By Sishuwa Sishuwa
Since its emergence in the 1920s as the site of Africa’s most rapid and large-scale industrialisation and urbanisation outside of South Africa, the Copperbelt has occupied a central place in Zambia’s political imagination. Its importance stemmed from the revenue generated by copper mining, an industry that nationalists like founding president Kenneth Kaunda and his United National Independence Party (UNIP) sought to take control of after independence in 1964. It was also the hub of organised labour and developed a significant formal economy owing to the great number of unionised workers. Despite declines in revenue (less profit/lower tax rates/tax avoidance measures etc.) and the number of mining jobs in recent decades, the Copperbelt remains the focus of intense competition among successive major political parties. Why is this the case? Two key factors help to explain this.
The first is that despite fluctuations and slumps in the region’s economy, the Copperbelt remains central to Zambia’s economy. The rapid urbanisation and industrialisation that occurred on the Copperbelt was not repeated elsewhere in Zambia. The growth of Lusaka means that the capital is now the largest urban centre, but collectively the Copperbelt towns have a higher population and it makes sense to consider them as one unit rather than discrete towns. The Copperbelt therefore has no obvious competitor in terms of economic and demographic clout. Even in a diminished form, the continued failure of economic diversification means that there is no other sector capable of challenging mining.
As a result, the health of Zambia’s economy remains closely tied to that of the Copperbelt, and the wellbeing of both still rests on the fortunes of copper on the international market. When metal prices fell in the early 1970s for instance, they dragged down Zambia’s economy for the next 30 years. It was not until 2005 that the price of copper recovered and the country found new mine owners following privatisation in the late 1990s. What happens on the Copperbelt therefore has wider consequences. Its centrality to political life in Zambia should be understood as a consequence of successive governments’ failure to divest the country of its dependence on a single commodity.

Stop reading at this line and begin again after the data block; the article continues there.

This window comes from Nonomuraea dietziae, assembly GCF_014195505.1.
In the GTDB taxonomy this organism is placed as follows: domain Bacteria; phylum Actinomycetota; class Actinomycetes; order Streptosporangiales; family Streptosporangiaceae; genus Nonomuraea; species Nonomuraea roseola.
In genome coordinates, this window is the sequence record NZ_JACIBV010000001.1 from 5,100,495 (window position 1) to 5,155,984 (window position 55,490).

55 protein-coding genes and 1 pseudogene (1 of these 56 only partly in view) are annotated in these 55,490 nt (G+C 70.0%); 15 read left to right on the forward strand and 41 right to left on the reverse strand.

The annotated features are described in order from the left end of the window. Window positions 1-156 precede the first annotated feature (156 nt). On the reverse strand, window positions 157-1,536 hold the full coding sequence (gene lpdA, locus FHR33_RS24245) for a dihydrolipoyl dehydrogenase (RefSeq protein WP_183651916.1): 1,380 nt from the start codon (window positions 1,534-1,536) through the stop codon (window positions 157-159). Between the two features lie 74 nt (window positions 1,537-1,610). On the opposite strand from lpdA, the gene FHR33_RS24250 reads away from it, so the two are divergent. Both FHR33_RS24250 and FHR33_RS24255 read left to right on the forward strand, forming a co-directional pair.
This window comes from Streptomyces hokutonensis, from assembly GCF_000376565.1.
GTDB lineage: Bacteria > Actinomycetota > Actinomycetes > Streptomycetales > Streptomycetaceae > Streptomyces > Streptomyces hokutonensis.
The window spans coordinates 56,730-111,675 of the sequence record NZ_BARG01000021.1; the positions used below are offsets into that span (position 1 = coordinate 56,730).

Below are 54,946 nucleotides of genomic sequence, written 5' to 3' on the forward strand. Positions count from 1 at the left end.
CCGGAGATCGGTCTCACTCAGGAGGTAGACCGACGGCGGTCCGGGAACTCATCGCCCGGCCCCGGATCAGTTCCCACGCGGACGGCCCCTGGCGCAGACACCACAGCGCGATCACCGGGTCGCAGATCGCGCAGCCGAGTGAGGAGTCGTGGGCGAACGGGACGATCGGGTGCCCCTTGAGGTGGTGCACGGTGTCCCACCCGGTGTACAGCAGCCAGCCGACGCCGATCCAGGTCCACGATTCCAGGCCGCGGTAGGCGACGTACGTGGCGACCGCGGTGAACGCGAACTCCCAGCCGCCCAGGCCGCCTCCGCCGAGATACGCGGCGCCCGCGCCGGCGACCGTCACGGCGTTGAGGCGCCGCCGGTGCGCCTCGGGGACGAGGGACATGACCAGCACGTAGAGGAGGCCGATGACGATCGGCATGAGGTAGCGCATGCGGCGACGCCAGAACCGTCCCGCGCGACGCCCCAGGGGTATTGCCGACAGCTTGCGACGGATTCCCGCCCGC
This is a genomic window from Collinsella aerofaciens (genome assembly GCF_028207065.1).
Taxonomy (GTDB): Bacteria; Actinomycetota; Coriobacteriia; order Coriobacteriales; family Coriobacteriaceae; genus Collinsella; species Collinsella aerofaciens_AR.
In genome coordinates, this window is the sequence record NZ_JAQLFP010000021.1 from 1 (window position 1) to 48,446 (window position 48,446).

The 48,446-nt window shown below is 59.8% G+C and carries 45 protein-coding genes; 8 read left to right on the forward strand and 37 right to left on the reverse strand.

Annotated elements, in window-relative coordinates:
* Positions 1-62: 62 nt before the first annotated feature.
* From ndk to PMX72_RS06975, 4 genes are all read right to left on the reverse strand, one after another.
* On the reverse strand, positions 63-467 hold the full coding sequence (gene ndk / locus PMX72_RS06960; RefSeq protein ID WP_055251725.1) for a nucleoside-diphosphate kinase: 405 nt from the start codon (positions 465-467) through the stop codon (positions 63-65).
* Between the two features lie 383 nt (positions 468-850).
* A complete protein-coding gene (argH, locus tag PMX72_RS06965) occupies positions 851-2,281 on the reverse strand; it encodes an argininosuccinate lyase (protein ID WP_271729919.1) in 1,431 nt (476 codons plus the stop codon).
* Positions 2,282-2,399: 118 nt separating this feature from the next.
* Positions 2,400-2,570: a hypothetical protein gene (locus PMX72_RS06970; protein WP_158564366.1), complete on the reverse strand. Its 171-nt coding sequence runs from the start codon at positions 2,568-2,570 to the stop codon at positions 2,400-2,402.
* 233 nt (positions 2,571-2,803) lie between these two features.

The second factor that explains the Copperbelt’s importance to Zambian politics over such a long period is its history of strong associational culture. The relatively dense patterns of urban settlements and industrial organisation of the Copperbelt workforce during the colonial period gave rise to an enduring associational culture that is absent elsewhere. The Copperbelt was the birthplace of Zambia’s labour movement and most of its significant political parties. The country’s two most powerful and best-organised labour movements, the Mineworkers Union of Zambia (MUZ) and the Zambia Congress of Trade Unions (ZCTU), were founded (in their original form) on the Copperbelt in 1949 and 1951, respectively. Most political parties that have gone on to either achieve a transfer of power or play a leading role in opposition politics were also founded there.
Spatial policing that characterised public life during the colonial period loosened after the achievement of independence, allowing for more open and wider interaction, which, in turn, facilitated the expression of collective political sentiment. Associational networks, both formal (as in the case of trade unions) and informal (e.g. trade associations for marketeers and the small-scale miners popularly known as jerabos)make it easier to disseminate political messages and organise activities. Successive political leaders have relied on such networks and sites of informal interaction to campaign and capture the political imagination of Copperbelt residents. Political sentiment across the Copperbelt’s various associational networks provides a coherent way for the region’s residents to interact across class and ethnicity identities – a reflection of the Copperbelt’s cosmopolitan heritage.
The dominant political views on the Copperbelt have also been influenced by its political and economic history. As a result, most residents believe that politicians should deliver some level of economic redistribution, and that Zambia should have a strong public sector that delivers social and physical services. The most successful national politicians are those who perceive of this, and are able to tap into these sentiments. The same associational culture is yet to take root in other urban areas. Lusaka’s civil society organisations are sustained more by donor money than by their members’ social connections. This explains why most new political formations and political transitions in Zambia have emerged from the Copperbelt. Three separate examples reinforce this point.